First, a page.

Brand equity can ensure loyalty, increase marketing communication effectiveness, lessen vulnerability in marketing action and crises, expand the margin and also may provide inelastic towards consumer response to price increase and elasticity towards price decrease. If a product has achieved success in a single nation, it can be called a local product with local brand. While international products and brands are offered in several market across the region such as “Asian brand” or “Euro brand”. The other category is a global product ND brands which normally meets the wants and needs of a global market.
The global brand has the same name and portray similar image throughout the world. Some characteristic of global brand are quality signal, global myth and social responsibility. Furthermore, combination in branding may allow company o become more reputable in line with the identity. Sometimes, co-branding strategy had been used to strengthen the product brands such as Intel Inside and Intrastate and Coca Cola. Brand extension for example can act as an umbrella for a company’s new product line such as Sony Group with it Sony Play station and Sony walkway.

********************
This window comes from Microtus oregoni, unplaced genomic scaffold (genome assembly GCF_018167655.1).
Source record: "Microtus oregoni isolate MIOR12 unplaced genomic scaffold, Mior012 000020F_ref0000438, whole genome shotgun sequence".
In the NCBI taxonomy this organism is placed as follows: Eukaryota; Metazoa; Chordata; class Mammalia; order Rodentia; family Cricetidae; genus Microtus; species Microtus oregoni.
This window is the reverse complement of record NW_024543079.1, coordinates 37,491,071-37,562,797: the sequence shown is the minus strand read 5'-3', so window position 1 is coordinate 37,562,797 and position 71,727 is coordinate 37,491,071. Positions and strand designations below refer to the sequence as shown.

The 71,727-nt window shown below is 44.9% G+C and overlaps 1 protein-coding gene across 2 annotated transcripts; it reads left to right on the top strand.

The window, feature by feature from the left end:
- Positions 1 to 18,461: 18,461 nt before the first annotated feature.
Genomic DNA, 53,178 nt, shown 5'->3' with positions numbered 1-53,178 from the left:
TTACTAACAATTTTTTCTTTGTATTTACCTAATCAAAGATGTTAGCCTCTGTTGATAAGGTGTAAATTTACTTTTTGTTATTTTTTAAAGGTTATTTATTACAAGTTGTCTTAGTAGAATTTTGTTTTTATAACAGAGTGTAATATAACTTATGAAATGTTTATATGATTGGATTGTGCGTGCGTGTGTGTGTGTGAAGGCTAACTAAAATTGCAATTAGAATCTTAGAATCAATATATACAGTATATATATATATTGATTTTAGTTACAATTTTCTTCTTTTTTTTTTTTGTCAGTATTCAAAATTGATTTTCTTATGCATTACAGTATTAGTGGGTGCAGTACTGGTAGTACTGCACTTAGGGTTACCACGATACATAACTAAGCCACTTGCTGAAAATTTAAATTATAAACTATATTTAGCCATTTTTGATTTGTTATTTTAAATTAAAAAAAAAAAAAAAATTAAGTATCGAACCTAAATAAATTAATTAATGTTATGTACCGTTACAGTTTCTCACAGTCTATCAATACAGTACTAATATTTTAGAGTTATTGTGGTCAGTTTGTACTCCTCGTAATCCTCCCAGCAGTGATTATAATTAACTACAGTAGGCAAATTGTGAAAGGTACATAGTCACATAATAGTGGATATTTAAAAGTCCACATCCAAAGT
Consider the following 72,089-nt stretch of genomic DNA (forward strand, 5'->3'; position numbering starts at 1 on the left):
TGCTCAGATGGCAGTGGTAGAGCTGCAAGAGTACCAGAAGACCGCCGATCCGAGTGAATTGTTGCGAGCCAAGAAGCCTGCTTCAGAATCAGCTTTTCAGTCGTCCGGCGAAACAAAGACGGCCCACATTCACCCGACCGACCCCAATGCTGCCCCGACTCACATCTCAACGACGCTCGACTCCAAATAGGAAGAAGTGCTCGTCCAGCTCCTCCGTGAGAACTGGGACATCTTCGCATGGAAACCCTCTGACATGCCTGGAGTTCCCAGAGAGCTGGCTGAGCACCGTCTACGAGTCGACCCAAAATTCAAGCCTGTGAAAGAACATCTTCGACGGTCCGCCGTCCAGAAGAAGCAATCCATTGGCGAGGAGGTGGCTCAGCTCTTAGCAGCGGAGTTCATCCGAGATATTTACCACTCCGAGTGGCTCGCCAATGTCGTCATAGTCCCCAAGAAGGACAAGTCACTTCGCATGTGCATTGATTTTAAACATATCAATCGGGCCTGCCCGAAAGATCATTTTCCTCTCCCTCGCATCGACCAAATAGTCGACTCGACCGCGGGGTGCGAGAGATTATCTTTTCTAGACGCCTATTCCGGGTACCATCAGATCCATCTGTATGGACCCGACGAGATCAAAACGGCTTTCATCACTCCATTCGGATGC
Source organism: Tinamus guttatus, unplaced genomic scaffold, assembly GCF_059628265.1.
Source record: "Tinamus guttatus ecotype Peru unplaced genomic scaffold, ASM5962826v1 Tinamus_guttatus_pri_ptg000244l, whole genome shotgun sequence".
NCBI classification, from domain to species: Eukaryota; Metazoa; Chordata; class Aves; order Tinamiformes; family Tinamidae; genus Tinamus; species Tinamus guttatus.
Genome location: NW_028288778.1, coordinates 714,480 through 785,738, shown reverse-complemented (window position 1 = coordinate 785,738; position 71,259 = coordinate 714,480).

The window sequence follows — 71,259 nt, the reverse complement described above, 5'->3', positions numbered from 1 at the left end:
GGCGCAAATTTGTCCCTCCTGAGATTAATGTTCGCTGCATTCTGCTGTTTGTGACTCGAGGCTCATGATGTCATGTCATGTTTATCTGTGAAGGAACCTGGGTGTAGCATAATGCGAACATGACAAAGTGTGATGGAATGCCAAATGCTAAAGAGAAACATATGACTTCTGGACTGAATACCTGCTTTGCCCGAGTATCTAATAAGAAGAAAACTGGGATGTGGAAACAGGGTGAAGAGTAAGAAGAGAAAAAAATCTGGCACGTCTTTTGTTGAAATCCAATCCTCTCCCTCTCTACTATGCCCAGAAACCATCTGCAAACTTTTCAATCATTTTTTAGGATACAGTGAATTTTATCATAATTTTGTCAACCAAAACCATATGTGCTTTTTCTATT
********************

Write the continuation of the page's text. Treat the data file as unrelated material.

In achieving greater success in brand development as well as strengthen the brand creation, brand leadership will be a useful element to be adopted. 2. 2 Moscow Hierarchy of Needs Impact on Global Buyers In finding the needs of the customer, there is one framework to be understand (Moscow Hierarchy of Needs) in order for the marketer to decide going global or not. This hierarchy of needs highlighted that there are five (5) levels of people’s needs namely physiological needs safety needs social needs, self esteem and self actualization needs.